Join Jim Stice for an in-depth discussion in this video Overview of financial statements, part of Finance Foundations.
- Remember that finance is identifying necessary resources, figuring out how to get the money to buy those resources, and then managing those resources efficiently once you have them. Well to identify and determine and manage you need information. That's where the financial statements come in. So we need to talk about accounting for just a minute, it's okay, it's just for a few minutes. First, what is accounting? Accounting is quantitative information, it's numbers about money, so it's financial. Accounting is meant to be practical, it's useful, it's not theoretical, although accounting theory is great, accounting is designed to be useful to make decisions.
We use accounting information from the past to make decisions in the present to change the future. That's accounting. Here's what we are going to discuss as we discuss accounting here. First the financial statements, the balance sheet, the income statement, and the statement of cash flows. Raw material to be used in making finance decisions. We'll look at some basic financial ratios, which are really nothing more than taking one accounting number and dividing it by another and we'll be amazed at how much information we can get when we do that. And finally we'll do some simple practice in financial statement forecasting using this year's financial statements to help us forecast the impact of decisions that we're making on next year.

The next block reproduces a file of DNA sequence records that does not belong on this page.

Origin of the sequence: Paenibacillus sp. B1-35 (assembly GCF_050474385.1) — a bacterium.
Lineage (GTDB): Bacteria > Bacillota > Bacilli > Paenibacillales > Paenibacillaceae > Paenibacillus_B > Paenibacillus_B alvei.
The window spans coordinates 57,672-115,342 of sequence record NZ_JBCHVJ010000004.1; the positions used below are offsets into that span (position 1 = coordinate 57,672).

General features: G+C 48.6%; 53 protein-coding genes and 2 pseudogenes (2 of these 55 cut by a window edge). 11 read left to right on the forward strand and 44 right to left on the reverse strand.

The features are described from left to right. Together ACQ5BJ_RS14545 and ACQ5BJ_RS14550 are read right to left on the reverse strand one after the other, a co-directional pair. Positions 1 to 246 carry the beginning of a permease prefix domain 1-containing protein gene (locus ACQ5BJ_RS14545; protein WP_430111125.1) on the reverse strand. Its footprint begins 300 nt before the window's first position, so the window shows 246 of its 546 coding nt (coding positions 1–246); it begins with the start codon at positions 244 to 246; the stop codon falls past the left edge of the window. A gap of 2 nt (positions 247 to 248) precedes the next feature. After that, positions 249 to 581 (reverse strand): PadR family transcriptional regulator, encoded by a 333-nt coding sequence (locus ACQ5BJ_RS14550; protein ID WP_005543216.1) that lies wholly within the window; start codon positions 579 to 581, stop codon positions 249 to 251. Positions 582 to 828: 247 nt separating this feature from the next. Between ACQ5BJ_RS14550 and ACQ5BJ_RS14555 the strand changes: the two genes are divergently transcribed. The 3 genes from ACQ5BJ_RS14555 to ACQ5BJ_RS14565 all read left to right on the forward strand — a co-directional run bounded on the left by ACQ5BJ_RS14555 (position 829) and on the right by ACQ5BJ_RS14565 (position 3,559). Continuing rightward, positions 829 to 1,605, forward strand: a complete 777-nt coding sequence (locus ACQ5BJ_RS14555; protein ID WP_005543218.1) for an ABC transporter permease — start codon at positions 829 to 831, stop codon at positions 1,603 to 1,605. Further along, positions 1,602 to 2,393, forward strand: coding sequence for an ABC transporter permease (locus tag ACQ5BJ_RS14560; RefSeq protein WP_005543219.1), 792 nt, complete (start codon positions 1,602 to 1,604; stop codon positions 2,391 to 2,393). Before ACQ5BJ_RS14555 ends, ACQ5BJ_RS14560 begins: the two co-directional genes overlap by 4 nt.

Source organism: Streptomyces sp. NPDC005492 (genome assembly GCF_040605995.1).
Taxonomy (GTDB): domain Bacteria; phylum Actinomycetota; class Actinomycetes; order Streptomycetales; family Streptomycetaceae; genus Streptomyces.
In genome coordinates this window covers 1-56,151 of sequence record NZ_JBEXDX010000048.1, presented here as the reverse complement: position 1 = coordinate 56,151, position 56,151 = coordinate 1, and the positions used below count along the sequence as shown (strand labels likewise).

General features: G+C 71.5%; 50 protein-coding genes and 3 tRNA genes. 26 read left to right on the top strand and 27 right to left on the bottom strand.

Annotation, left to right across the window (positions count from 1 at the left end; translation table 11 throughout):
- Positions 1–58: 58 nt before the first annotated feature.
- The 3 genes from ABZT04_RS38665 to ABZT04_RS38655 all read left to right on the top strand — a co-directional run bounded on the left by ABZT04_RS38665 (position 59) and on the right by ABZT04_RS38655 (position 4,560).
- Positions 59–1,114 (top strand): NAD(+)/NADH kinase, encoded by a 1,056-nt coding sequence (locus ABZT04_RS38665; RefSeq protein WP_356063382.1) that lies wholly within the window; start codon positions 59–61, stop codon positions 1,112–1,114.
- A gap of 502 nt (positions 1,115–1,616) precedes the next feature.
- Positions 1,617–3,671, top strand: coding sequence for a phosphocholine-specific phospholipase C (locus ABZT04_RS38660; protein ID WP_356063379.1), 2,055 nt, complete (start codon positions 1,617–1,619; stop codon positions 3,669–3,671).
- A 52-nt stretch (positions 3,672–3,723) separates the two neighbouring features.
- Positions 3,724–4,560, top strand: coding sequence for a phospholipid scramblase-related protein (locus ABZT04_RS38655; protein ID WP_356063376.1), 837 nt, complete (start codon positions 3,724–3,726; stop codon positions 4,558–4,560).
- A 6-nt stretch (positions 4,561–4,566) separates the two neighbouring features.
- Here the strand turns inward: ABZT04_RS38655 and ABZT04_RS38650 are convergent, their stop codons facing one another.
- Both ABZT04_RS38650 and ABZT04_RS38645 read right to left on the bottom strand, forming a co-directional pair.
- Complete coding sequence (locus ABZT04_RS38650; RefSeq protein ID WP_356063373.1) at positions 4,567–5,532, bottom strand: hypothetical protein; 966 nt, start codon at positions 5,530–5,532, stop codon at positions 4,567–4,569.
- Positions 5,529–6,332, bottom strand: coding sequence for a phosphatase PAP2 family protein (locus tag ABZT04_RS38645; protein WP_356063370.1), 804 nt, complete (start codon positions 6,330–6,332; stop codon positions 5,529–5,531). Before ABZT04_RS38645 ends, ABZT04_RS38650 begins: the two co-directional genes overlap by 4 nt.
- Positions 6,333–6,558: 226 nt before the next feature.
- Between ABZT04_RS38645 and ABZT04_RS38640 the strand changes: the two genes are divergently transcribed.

It will be a powerful use of financial statements. So the financial statements, there are three of them, the balance sheet, the income statement, and the statement of cash flows. Briefly, the balance sheet is a report as of a point in time. What stuff do you have? Accountants call them assets. And what obligations do you have? Accountants call those liabilities. As of a point of time, today, the end of the year, a balance sheet, a listing of your assets and liabilities. An income statement. For a period of time, for a month, or a quarter, or a year, how much money did you make? That's an income statement.
And finally a statement of cash flows. For a period of time, a month, a quarter, or a year, where did your cash come from and how did you spend it? Those are the three financial statements, the balance sheet, the income statement, and the statement of cash flows.
- Understanding financial statements
- Managing finances in the short term
- Analyzing risk and return
- Obtaining short-term and long-term financing
- Understanding the stock and bond markets
- Comparing the Facebook and Microsoft IPOs
- Working with financial institutions
- Using capital budgeting
- Creating simple personal saving and investment plans